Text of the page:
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History of Loyola University

The origin of the Loyola University was ETEA, School of Economic and Business Sciences in Córdoba, and its experience in higher education dates from 1963. The educative tradition of the Jesuits commenced with the beginning of The Society of Jesus itself in 1540. Its founder, Ignatius of Loyola, devoted himself to society through education, dialogue and the encounter of faith with science. The Company was the first religious order to found a university, The Roman College, in 1551. Today there are 238 universities and university centers in over 70 countries teaching more than 160,000 students of all religious affiliations.

Jesuit Identity in Spain

The identity of the Loyola University, shared with the other centers of The Society of Jesus, is marked by its commitment to academic work from the conception of life and society marked by the evangelical values of freedom and respect, justice and solidarity, the search for truth, dialogue and tolerance, responsibility and participation.

As a Jesuit University, the mission of Loyola University is:

The mission of Loyola University Andalusia according to the strategic plan approved by the highest governing body is to create thinking for the best and greatest service of humanity, to educate men and women for others, not the best in the world, but the best at solving the world's problems and make their entire pursuit a place of dialogue and fruitful meaning in which people from different cultures, beliefs and ideologies can live an inspired and committed life with others and with creation.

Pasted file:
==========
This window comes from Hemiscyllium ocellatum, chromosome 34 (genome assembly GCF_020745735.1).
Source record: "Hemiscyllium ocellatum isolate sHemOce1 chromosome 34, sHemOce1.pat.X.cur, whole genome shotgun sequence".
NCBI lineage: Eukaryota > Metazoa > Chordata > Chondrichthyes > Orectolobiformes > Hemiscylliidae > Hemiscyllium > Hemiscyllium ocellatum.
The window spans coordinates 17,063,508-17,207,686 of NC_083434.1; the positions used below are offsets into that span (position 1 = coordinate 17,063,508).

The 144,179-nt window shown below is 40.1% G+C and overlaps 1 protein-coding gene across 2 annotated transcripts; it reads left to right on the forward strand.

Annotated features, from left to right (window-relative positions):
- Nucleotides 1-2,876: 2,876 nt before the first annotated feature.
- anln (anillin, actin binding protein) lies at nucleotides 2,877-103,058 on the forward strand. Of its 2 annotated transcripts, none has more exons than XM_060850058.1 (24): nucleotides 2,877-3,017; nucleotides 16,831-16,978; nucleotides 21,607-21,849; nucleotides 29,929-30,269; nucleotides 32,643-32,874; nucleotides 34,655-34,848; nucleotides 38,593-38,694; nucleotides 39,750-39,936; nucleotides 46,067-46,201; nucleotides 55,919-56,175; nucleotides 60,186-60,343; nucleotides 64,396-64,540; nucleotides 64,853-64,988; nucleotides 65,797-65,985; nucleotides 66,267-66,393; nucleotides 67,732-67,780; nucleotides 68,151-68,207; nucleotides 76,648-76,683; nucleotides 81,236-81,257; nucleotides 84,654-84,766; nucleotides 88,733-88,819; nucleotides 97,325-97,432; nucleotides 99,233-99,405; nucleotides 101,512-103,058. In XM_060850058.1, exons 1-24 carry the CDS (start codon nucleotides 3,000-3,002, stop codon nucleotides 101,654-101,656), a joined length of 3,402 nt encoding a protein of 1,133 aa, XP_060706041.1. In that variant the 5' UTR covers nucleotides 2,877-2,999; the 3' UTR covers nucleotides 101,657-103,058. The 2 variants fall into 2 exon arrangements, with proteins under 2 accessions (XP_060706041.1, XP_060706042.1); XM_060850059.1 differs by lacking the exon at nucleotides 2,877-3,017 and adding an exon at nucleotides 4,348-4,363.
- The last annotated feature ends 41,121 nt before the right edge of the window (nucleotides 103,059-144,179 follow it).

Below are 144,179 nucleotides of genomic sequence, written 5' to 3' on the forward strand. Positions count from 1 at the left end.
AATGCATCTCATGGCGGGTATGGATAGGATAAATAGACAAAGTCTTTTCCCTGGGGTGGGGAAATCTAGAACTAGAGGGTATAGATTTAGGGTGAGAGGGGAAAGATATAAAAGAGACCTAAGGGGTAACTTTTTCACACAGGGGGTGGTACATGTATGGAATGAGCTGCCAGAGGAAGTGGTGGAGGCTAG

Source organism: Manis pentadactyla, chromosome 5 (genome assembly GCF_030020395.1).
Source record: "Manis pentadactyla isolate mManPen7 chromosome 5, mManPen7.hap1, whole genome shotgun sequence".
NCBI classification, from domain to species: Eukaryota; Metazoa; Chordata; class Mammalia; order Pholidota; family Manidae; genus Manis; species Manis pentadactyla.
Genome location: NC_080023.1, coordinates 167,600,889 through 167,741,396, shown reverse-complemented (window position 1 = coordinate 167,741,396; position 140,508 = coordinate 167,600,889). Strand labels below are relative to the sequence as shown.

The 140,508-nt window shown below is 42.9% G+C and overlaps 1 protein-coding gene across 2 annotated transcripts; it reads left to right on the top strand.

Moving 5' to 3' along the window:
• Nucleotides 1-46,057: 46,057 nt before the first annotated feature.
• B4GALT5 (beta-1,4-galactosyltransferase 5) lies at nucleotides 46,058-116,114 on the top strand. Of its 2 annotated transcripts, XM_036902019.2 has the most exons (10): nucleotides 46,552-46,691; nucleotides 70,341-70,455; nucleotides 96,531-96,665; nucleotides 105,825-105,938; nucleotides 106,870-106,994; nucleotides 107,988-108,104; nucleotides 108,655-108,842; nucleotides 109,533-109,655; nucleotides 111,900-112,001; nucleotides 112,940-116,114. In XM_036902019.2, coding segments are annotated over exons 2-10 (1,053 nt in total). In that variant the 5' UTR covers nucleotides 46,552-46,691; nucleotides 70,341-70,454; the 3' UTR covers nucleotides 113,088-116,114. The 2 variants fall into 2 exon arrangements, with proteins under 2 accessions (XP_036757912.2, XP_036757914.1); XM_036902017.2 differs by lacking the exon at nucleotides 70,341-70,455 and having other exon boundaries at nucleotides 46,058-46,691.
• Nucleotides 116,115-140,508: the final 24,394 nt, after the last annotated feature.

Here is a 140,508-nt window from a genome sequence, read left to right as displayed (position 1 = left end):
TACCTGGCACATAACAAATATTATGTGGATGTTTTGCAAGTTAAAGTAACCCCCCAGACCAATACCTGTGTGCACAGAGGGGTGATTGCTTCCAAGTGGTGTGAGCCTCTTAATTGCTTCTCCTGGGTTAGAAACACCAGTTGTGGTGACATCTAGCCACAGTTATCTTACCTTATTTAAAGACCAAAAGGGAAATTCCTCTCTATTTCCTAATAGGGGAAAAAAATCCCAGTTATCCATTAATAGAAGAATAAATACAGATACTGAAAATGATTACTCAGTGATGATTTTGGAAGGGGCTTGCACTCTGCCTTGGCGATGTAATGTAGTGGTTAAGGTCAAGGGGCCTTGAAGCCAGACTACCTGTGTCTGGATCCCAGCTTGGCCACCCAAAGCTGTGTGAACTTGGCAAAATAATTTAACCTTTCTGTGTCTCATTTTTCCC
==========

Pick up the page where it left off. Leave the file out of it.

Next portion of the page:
To carry out this mission, the Loyola University operates with the same pedagogical model as other universities and university centers of The Society of Jesus in Spain, integrated within the UNIJES, with four key dimensions for the well-rounded formation of individuals:

  • Utilitas. Competent people to confront the technical, social and human problems that all professionals encounter.
  • Humanitas. Human people in all senses of the word, aware of themselves and of the world that they live in and sensitive to the aspirations and concerns of their contemporaries.
  • Iustitia. People committed to building a fairer and more compassionate world and able to feel the pleasure and pain of others as their own.
  • Fides. People able to explicitly open up to the quest for the sense of their existence and the question of God, sensitive to the Gospel and Christianity and their values and their proposals.

Loyola University is integrated in UNIJES, the network of universities and university centers of the Society of Jesus in Spain.

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